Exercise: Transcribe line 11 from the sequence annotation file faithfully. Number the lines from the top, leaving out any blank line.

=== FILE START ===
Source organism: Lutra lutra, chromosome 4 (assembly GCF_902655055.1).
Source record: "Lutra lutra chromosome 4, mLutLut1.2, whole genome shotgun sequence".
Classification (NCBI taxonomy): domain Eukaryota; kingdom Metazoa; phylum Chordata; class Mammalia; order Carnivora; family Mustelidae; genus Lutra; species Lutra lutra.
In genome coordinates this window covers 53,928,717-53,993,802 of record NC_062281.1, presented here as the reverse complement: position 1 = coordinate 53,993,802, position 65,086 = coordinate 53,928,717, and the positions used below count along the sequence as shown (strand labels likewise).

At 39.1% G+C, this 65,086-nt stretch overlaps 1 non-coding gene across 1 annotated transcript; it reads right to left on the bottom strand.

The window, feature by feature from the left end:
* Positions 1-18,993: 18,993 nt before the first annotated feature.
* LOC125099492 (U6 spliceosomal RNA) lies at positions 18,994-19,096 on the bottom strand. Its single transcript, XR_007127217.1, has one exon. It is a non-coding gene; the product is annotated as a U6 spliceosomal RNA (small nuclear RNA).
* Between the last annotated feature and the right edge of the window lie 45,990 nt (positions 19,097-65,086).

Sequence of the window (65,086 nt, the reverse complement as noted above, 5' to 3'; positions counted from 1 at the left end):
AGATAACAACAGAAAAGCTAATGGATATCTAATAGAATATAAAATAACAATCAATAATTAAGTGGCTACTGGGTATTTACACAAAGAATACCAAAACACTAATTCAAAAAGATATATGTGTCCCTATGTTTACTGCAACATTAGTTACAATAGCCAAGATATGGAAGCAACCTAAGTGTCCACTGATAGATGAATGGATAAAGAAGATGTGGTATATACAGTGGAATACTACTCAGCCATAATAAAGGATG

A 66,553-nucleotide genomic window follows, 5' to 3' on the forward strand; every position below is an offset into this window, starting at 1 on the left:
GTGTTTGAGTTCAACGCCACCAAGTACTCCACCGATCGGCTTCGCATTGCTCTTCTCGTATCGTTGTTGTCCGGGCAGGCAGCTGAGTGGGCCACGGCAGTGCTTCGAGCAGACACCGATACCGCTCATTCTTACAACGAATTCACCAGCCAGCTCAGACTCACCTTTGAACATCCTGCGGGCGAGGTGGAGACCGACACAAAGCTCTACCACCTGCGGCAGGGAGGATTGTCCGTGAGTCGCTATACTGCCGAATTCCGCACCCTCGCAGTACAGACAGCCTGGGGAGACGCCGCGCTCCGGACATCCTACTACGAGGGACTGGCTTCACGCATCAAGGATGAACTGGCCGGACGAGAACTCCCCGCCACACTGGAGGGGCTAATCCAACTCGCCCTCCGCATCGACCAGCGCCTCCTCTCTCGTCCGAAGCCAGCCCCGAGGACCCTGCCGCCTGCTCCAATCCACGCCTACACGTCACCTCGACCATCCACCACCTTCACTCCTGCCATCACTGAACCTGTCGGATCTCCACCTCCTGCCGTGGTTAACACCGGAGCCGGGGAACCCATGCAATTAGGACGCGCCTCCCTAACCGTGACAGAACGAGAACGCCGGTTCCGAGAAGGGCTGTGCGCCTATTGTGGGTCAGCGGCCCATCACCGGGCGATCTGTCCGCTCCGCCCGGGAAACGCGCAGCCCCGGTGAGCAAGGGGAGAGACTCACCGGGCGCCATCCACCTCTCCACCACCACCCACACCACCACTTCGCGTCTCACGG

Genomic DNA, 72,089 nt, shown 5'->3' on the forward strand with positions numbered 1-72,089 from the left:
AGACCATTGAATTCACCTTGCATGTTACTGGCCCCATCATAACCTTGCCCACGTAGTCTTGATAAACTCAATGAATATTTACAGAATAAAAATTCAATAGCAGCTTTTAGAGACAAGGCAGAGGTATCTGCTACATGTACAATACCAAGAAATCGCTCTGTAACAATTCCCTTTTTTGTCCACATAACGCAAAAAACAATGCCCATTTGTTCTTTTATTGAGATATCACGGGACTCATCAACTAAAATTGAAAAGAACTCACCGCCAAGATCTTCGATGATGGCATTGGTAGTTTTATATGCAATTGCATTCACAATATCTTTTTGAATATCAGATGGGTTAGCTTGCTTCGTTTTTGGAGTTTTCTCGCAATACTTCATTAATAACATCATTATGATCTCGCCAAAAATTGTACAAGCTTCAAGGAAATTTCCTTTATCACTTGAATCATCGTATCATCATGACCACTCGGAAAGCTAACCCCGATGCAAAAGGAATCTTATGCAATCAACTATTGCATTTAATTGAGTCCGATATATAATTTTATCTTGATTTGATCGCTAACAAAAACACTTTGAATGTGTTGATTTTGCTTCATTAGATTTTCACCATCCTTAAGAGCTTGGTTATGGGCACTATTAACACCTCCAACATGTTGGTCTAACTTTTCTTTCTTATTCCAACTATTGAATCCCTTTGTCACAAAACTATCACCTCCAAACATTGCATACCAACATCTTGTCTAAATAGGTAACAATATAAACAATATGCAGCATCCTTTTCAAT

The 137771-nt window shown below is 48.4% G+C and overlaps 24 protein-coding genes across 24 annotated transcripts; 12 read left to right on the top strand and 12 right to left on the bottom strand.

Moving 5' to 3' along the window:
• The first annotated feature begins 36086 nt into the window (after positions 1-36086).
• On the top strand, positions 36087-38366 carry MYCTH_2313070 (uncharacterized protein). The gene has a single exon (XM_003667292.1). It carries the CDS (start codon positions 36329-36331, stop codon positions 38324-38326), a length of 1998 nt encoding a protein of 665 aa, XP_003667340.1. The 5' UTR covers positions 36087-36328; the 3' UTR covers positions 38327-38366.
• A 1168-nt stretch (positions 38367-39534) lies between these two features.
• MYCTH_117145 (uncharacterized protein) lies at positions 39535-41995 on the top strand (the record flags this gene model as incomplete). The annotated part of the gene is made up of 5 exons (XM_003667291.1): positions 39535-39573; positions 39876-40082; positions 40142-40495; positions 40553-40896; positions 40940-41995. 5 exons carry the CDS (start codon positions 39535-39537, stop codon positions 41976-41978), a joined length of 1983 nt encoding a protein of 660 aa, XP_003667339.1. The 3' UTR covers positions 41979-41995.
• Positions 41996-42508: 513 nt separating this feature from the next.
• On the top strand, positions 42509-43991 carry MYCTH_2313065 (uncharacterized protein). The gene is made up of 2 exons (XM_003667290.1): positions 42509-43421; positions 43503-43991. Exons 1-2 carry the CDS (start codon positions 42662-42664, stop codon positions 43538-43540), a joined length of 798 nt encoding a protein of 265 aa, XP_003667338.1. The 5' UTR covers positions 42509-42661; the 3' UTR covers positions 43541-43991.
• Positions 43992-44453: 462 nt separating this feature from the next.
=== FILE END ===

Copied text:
AGATAACAACAGAAAAGCTAATGGATATCTAATAGAATATAAAATAACAATCAATAATTAAGTGGCTACTGGGTATTTACACAAAGAATACCAAAACACTAATTCAAAAAGATATATGTGTCCCTATGTTTACTGCAACATTAGTTACAATAGCCAAGATATGGAAGCAACCTAAGTGTCCACTGATAGATGAATGGATAAAGAAGATGTGGTATATACAGTGGAATACTACTCAGCCATAATAAAGGATG